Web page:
Ex-pro helps youth strike out from life on the street
Choi Ik-seong, who played in the Korea Baseball Organization from 1994-2005, organized an ongoing baseball camp in June in cooperation with the Dongdaemun Police Precinct, in an effort to help juvenile delinquents find new lives.
This is the first time a former pro player has run such a community project, which includes counseling for youth in addition to advice on how to hit a curve ball.
During his 11-year baseball career, Choi was a journeyman player who probably always kept a suitcase packed. He started out with the Samsung Lions in 1994 and also played with five other teams, retiring in 2005 after a stint with the SK Wyverns. He moved to the United States after that and tried to revive his career there but was not picked up. So he returned to Seoul and opened a rehabilitation center for retired and active ball players who had fallen on hard times.
Choi happily accepted Dongdaemun police station’s proposal to organize a baseball program for teens roaming the streets. He invited his colleague Park Joon-soo, who played at Kia Tigers until 2011, to join in the project. Park accepted quickly.
Yim Jeong-seob, the chief of the police station, said he hopes the project will become a long-term, settled program. At the moment, it is more of an instructional camp than a league because it has only a single team.
“We set up this program on an annual basis to help juvenile delinquents restore their self-esteem and feel a sense of achievement,” Yim said.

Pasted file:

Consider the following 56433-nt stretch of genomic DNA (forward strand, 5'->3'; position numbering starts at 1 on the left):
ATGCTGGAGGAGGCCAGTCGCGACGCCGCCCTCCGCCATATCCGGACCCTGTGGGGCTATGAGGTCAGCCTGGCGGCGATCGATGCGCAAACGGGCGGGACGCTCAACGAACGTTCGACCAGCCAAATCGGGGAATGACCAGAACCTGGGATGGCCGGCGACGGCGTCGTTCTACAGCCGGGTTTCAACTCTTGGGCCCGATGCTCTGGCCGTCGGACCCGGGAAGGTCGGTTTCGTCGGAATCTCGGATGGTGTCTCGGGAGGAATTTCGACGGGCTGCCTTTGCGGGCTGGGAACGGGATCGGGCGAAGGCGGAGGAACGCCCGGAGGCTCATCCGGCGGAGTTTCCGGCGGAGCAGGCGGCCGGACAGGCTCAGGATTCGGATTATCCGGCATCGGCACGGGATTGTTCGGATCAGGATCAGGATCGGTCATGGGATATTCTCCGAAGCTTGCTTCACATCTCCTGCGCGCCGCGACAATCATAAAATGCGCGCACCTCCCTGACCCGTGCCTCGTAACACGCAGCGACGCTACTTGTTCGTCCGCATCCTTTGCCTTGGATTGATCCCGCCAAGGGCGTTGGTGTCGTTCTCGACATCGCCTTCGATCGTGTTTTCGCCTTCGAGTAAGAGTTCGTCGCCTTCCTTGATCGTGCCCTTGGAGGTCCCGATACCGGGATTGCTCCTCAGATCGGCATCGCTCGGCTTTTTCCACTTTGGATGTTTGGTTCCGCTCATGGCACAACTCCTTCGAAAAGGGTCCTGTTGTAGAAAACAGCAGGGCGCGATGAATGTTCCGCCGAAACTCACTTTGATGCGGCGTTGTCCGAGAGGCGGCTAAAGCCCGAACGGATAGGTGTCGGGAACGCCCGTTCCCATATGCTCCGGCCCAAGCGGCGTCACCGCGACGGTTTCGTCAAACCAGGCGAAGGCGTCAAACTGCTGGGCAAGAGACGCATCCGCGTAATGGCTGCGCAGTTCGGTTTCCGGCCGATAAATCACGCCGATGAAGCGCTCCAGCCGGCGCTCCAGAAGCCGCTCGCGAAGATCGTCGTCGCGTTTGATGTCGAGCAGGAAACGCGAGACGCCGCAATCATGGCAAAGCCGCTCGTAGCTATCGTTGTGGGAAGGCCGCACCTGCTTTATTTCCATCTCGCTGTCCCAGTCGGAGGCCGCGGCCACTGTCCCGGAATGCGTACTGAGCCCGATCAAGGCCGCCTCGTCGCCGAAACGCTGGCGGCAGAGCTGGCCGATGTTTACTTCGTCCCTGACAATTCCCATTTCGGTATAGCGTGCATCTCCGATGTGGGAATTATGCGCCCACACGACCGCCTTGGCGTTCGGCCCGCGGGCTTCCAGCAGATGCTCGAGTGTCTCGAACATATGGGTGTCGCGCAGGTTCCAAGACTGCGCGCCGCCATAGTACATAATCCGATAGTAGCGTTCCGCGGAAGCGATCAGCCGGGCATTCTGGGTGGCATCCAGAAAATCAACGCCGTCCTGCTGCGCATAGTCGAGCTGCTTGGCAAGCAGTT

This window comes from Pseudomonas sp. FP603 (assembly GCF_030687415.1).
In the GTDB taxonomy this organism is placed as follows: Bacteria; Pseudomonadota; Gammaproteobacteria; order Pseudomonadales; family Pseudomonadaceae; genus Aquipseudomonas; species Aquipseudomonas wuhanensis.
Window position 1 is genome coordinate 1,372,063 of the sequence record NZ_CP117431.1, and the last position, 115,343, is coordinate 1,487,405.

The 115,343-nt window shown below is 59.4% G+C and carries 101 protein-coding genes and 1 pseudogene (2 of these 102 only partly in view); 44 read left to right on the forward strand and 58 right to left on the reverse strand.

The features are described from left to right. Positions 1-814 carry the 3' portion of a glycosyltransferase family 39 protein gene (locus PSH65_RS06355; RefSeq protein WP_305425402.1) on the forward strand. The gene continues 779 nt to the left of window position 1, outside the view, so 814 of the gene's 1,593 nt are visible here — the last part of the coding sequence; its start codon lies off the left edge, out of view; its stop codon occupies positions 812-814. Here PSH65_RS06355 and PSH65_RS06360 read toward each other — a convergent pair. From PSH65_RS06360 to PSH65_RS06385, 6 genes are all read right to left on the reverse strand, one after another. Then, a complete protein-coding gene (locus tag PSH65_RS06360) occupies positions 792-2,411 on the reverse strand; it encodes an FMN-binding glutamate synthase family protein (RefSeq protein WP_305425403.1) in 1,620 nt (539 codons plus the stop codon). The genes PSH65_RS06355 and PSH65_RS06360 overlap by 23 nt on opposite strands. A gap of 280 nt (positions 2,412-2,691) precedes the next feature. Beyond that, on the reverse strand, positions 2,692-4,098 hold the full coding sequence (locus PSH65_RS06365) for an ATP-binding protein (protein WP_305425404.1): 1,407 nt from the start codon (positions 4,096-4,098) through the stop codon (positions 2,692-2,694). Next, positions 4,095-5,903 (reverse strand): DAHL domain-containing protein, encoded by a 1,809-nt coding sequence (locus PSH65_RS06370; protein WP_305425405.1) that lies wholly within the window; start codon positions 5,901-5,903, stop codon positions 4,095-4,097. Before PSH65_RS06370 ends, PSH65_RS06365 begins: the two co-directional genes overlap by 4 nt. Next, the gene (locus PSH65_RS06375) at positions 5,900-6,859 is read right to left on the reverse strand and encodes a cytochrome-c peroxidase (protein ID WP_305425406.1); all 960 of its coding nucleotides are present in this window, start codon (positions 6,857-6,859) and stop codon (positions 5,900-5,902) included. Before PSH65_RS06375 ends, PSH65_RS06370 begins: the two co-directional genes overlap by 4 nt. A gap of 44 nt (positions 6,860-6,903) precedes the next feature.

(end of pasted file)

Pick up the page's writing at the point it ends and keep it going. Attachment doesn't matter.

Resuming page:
Currently, 23 middle school students in the neighborhood are members of the baseball team. Some joined because they love baseball, but many with criminal records were directed to the project as an alternative to being dragged into the criminal justice system. Several are on probation after misdemeanor convictions for burglary or other crimes; others are under police protection as victims of domestic violence.
The youth went on a two-day training trip to Chuncheon, Gangwon, earlier this month and had a total of 10 practice sessions. Some adults in their lives say they see some signs of change in them already.
“Since he started baseball, my son has become a person who knows how to put out an effort,” said Hwang Byeong-yeol, one boy’s father. “He tries to keep his promises, and he’s stopped wandering around late at night.”
“Adults must provide kids with something they find interesting,” said Ryu Mee, a psychologist who works with the group. “Drug addicts such as glue sniffers need something else to take an interest in.”
Choi added, “We shouldn’t see these kids as problems. We should learn how they see society.”
BY JEONG JONG-MUN [email@example.com]
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